Jerusalem Artichoke

Helianthus tuberosa

[helianthus_tuberosa]

In his Notes on the State of Virginia, Jefferson listed the Jerusalem Artichoke as one of the "Esculent," or edible, plants of his beloved state. In 1809, he recorded planting them at Monticello, listing them using the French common name, "Topinambours." A tender perennial that is a native of the United States, the Jerusalem Artichoke is a member of the sunflower family. Growing 7 to 10 feet tall, it shows numerous, sunflower-like blooms. It has long been cultivated for its edible tuberous roots, which are often used as substitutes for potatoes and are marketed today under the name of "Sunchokes."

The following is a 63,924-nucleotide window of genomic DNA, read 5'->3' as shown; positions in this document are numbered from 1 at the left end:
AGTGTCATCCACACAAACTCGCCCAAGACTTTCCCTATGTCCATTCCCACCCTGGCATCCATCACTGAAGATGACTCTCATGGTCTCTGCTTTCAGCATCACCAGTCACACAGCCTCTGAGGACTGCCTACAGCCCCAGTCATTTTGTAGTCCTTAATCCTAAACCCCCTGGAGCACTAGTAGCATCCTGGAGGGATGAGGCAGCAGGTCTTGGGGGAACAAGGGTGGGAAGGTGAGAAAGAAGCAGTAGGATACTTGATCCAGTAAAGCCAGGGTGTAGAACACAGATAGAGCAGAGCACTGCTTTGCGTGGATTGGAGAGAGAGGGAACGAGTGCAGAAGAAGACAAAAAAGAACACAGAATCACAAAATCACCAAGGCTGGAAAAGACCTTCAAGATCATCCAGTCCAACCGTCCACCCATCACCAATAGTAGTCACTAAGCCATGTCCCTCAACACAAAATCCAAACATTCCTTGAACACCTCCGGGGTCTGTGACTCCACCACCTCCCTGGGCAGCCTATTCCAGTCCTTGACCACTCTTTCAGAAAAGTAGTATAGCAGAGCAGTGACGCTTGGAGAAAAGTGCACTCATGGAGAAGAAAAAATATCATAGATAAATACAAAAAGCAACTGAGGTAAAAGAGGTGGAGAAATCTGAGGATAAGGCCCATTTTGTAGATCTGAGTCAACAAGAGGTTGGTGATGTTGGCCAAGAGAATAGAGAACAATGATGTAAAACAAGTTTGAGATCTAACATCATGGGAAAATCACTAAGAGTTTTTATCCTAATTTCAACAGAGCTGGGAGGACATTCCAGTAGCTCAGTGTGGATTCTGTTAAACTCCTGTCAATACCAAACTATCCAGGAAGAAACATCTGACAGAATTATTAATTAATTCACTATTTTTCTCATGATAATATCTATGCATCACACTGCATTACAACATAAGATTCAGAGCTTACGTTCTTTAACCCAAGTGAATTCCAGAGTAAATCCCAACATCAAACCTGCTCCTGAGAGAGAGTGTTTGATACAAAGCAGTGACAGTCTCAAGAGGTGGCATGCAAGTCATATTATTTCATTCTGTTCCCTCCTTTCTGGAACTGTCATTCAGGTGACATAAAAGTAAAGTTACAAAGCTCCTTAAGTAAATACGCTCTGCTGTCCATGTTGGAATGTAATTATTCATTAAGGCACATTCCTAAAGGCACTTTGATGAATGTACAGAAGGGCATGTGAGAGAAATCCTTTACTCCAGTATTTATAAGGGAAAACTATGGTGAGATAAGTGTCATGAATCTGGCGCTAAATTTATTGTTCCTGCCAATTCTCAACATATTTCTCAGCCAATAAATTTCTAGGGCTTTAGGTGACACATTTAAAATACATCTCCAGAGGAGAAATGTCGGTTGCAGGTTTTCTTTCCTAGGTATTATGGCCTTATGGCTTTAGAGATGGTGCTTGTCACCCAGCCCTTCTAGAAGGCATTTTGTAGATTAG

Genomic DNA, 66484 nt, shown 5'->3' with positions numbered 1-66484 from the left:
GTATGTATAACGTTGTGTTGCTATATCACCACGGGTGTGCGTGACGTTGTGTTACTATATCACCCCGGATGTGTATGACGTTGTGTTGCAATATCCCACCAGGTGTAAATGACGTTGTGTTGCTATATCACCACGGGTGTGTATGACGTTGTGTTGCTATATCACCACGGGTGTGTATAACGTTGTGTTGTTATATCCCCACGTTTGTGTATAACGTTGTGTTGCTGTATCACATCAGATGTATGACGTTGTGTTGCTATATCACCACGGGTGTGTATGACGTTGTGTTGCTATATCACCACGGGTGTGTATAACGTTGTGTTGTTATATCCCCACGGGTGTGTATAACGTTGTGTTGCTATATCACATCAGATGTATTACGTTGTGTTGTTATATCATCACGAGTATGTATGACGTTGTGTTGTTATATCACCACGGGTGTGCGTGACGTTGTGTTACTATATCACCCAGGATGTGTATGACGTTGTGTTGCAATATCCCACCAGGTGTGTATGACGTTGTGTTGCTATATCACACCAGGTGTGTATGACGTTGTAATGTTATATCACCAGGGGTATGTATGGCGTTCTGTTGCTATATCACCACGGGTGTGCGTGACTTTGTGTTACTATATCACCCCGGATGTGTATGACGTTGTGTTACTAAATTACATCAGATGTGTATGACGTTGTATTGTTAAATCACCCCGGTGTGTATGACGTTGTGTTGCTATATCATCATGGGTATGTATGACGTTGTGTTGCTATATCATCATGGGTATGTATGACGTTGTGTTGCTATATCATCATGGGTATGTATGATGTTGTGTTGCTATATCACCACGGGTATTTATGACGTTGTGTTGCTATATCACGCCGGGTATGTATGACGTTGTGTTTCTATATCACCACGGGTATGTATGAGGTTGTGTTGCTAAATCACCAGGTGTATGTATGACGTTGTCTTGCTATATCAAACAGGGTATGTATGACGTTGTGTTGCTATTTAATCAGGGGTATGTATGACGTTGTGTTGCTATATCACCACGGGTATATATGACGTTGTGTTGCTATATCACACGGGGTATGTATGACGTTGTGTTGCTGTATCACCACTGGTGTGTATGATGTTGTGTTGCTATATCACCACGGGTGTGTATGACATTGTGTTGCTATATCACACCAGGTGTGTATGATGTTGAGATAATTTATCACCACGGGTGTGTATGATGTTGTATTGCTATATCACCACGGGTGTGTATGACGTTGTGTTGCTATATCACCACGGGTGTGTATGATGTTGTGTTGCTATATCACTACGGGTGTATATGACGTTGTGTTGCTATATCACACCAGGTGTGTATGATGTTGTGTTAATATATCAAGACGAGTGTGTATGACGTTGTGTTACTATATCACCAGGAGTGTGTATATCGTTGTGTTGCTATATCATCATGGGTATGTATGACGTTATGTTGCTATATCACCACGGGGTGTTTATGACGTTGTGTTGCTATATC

Growth Type: Perennial Color(s): Yellow Hardiness Zones: 4 - 10 Location at Monticello: Vegetable Garden Planting Conditions: Full Sun Map it: 38.009648,-78.451454

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Blooming Dates 2001: Sep 21 – Oct 192002: Sep 20 – Oct 252004: Sep 10 – Oct 192005: Sep 20 – Oct 252006: Sep 20 – Oct 272007: Sep 24 – Oct 82008: Oct 1 – Oct 312009: Sep 11 – Nov 32011: Aug 15 – Oct 132012: Sep 14 – Oct 242013: Sep 28 – Oct 30